it doesn’t mean if someone writes shorter pieces or without repetition is a Webern clone.

      By the time you put yourself in a limit and you say :i am a post-minimalist makes you automatically a clone of minimal composers of the 60s.

      The question is how a listener will manage to listen a 1 hour piece.
      Minimal music could work like a background music when someone is doing his work or yoga or training without being concentrate to the piece.

      But if you hear for example a long piece like Mozart or Ligeti,their music works because they change a little and bring always new ideas even if their pieces last 1 hour.

      I liked very much your string quartet but i have never managed to listen it all without watching the score and without small brakes.I mean in the same way like i listen a piece of an X composer because of the duration.

      Have you ever performed this piece?

    • dtoub 8:31 am on Friday, March 27, 2009, 8:31 am Permalink

      I think my longer works work fine if one listens to them without preconceptions. I also think there’s more variation than in some long works by others, but that’s just me. If you like to break it up that’s fine. I rarely get to listen to feldman’s string quartet 2 without interruptions!

      But to the question “why is my music so long?,” I think that’s a question I can only answer by saying that I write what I want and have no idea why some pieces are long and others short. It just works out that way. Why is Reich’s early music so repetitive? Why is some Stravinsky so neo-classical? Why ask why?

    • mandy 11:21 am on Friday, March 27, 2009, 11:21 am Permalink

      Stravinsky was neo-classical a certain period.His style had many changes.

      You as David Toub,what changes have you done the last years.

      Do you other pieces except minimal?

      I am very interested to hear!

    • J.C. Combs 2:01 pm on Friday, March 27, 2009, 2:01 pm Permalink


      You actually raise some nice questions here, some I would like to ask of all minimalist composers, not just David Toub.

      However, it is a futile question in a sense. Sort of like asking Chopin, “hey, when you going to play some music w/o so much sugar?”

      If a composer feels comfortable with a certain style, maybe they want to focus on that style. But I understand where you’re coming from in the sense of where a lot of us are at now, incorporating many styles into our music. I’ve heard some of David’s 12 tone works which I found great as well. Its my opinion that a composer doesn’t have much limitation of genre of they wish to explore other areas.

    • dtoub 10:12 pm on Friday, March 27, 2009, 10:12 pm Permalink

      Mandy, I really appreciate your interest in my music, and you do indeed ask good questions. A lot of my early music, as JC indicates, is 12-tone. Much of it has not been digitalized, and probably won’t ever be, since at least some of it is crap. I still really like my seven songs after poetry of James Joyce, which is on my music page, as well as the last 12-tone work I wrote before going postminimalist (ineffabilities). My early postminimalist stuff, like improvisational study no. 1 tended to be long, albeit in sections, and not quite as differentiated from what else was going on in the early 80’s. The stuff I write now is equally influenced by minimalism and Feldman with a good dose of Scelsi, but if you listen to the earlier stuff, there is, I think, a common thread and a common voice. I only want to write in my own voice, of course. But I’d be lying if I didn’t admit to influences, as all of us are influenced by what we hear, good and bad.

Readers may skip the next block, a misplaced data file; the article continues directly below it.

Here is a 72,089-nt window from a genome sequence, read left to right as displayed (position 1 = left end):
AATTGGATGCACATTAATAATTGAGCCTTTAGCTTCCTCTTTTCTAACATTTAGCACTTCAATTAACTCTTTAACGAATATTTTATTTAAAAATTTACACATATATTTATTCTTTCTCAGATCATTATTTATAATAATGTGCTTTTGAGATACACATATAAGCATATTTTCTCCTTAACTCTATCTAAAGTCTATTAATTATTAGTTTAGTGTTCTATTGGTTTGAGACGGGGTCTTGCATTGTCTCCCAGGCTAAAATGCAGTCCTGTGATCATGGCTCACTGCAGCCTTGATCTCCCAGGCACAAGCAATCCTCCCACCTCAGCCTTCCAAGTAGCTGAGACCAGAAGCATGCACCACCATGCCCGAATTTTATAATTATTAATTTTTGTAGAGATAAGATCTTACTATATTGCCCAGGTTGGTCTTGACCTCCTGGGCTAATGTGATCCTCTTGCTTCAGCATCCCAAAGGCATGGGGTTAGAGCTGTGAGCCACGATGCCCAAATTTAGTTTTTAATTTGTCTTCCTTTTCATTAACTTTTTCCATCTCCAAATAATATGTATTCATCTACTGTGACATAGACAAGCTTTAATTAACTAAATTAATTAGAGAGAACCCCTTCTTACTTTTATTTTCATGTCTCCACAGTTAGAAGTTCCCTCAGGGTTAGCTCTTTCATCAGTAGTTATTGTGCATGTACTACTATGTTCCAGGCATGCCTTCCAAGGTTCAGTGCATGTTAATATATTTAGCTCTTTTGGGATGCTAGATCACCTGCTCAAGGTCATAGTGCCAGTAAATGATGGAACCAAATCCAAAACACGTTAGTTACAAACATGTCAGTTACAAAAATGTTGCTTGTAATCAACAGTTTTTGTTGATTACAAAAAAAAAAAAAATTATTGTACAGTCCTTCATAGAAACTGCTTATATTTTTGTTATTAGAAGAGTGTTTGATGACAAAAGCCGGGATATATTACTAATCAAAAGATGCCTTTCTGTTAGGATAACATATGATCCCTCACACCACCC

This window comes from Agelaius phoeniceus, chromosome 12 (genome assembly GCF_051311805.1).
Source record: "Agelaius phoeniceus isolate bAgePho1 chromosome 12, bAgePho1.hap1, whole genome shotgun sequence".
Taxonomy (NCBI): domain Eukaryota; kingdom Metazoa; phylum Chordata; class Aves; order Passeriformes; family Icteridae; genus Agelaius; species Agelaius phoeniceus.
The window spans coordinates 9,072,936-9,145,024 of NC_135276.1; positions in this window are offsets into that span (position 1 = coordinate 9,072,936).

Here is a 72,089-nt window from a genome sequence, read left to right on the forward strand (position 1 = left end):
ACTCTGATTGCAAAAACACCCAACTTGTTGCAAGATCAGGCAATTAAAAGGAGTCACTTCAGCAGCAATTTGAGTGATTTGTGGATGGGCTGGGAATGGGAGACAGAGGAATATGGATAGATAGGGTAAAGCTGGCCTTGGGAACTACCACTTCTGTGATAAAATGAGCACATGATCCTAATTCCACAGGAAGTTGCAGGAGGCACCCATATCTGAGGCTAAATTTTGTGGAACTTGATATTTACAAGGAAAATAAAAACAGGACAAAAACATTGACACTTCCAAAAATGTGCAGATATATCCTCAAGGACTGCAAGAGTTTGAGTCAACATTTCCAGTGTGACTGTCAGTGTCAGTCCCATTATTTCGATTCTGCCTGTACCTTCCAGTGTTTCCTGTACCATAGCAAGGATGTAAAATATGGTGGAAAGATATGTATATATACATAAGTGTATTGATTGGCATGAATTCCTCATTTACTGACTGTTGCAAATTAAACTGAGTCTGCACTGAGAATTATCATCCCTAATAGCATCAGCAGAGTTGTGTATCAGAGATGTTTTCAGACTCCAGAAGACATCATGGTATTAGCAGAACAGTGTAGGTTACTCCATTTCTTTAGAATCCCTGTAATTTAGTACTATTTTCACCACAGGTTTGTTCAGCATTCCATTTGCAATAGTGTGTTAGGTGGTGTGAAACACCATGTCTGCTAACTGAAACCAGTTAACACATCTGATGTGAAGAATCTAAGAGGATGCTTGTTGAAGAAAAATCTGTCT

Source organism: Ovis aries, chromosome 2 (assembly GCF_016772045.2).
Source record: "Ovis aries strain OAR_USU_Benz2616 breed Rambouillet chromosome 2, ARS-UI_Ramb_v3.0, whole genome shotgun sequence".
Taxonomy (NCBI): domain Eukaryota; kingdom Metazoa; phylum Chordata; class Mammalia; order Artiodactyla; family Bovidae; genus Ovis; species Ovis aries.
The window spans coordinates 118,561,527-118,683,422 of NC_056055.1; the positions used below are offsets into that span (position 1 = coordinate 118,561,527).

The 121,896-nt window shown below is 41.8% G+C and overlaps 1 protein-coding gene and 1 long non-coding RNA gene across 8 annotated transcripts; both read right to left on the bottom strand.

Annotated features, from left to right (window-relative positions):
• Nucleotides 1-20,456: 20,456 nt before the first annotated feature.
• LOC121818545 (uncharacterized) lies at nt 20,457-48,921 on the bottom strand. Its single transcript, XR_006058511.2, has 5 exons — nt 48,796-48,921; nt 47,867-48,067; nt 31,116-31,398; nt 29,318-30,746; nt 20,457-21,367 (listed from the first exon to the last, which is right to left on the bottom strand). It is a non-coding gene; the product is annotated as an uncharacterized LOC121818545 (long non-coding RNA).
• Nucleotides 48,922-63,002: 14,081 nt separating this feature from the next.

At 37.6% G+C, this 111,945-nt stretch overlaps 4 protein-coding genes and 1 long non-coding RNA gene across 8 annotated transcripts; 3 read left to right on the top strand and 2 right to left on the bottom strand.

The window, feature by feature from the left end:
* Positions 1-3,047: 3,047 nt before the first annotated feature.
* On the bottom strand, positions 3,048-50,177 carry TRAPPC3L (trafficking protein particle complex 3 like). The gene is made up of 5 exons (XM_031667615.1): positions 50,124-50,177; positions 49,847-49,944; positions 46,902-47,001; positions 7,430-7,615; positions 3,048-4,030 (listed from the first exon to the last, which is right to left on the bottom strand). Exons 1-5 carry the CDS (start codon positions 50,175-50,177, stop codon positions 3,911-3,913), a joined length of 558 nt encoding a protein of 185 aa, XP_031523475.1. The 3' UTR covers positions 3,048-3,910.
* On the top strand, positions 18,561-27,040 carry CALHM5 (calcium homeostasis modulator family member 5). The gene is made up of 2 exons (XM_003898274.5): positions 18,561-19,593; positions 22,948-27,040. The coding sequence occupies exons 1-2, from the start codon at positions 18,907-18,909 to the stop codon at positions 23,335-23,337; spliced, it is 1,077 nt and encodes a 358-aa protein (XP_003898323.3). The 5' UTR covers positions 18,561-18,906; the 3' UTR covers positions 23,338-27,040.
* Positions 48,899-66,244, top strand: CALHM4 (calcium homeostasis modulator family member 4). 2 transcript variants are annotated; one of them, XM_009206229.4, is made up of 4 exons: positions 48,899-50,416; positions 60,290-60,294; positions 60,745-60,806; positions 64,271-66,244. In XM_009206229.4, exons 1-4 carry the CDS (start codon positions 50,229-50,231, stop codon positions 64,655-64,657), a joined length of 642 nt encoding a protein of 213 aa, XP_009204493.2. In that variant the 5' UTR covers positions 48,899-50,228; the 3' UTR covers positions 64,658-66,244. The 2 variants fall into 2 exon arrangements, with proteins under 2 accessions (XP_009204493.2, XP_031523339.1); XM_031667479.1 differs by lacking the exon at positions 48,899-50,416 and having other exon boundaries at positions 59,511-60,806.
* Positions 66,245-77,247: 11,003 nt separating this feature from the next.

A recent piece, bs piece is both repetitive and purely 12-tone and is a double canon to boot. That’s very different from most of my recent music, but has a lot in common with my earlier works. Incidentally, I had never heard the term “postminimalism” nor was any term applied to my music until Kyle Gann placed me under that rubric in one of his blog posts. Since he’s the expert, I stuck with it. But really, I could care less about classifications. I have no interest in writing “postminimalist” music in that I don’t feel a need to conform to any style. But it just happens that the music that I like to compose and that I think has evolved a bit in terms of my own style is “postminimalist” as such. So there you are.

      Thanks! Keep listening!

    • steven 2:08 pm on Tuesday, June 8, 2010, 2:08 pm Permalink

      Hi David,
      nice composition. If you ever need a saxophonist who can circular breathe and play anything on the instrument do let me know. I am based in NYC though find myself in philly much these days.

    • dtoub 2:11 pm on Tuesday, June 8, 2010, 2:11 pm Permalink

      Awesome! I’d be delighted-perhaps, if you don’t have three other sax colleagues to fill out the quartet, it could be done with prerecording? I’ve done that for a piece for six marimbas, and given all the works by Steve Reich pitting live musicians against prerecordings of themselves, it seems to be more acceptable nowadays. Let me know-that would be great if it could finally get performed!

  • dtoub 10:11 am on Monday, September 1, 2008, 10:11 am Permalink | Reply
    Tags: new piece   

    <10′ for open instrumentation 

    I managed to get together a short work over the past month that came out of an improvisation. The piece is called <10′ because it is just under 10 minutes (somewhere around 9 minutes, to be more precise) and I couldn’t come up with any other title. I kept it as an open instrumentation work, although I think of it to a large degree as a work for 2-3 violins (or 2 violins plus 1 viola) along with 1-2 contrabassi and an electric bass (in the audio file I did with Reason, the electric bass part starts at the last eighth note of measure 121). It could also be done with an electronic organ. Or if some wind/brass players can circular breathe, that would be feasible as well.

    As an aside, I originally tried outputting an audio file using Finale 2009’s included Garritan Personal Orchestra instruments. That was a losing option—for reasons I can’t understand, Finale’s playback was inserting all sorts of audible accents on some repeated eighth notes. I could get rid of some of these by copying and pasting individual notes that weren’t being accented, but it was a losing battle. So I dumped it into Reason as a MIDI file, and no accents were present. Finale’s playback continues to drive me nuts, as I typically have to spend far more time dealing with playback than notation. I get it, it’s a notation program first and foremost. But why it continually inserts unexpected glitches into playback is something I have yet to understand. 

    Anyway, this is a short piece for me, but in all honesty, some of my pieces are indeed not that long. I’ve written at least a few pieces that didn’t last an hour or more. Honest. The MP3 and score are all up on the music page. If there’s interest, I’d be happy to post the (final) MIDI file as well as an audio file of the original improvisation to compare the rough draft with the final.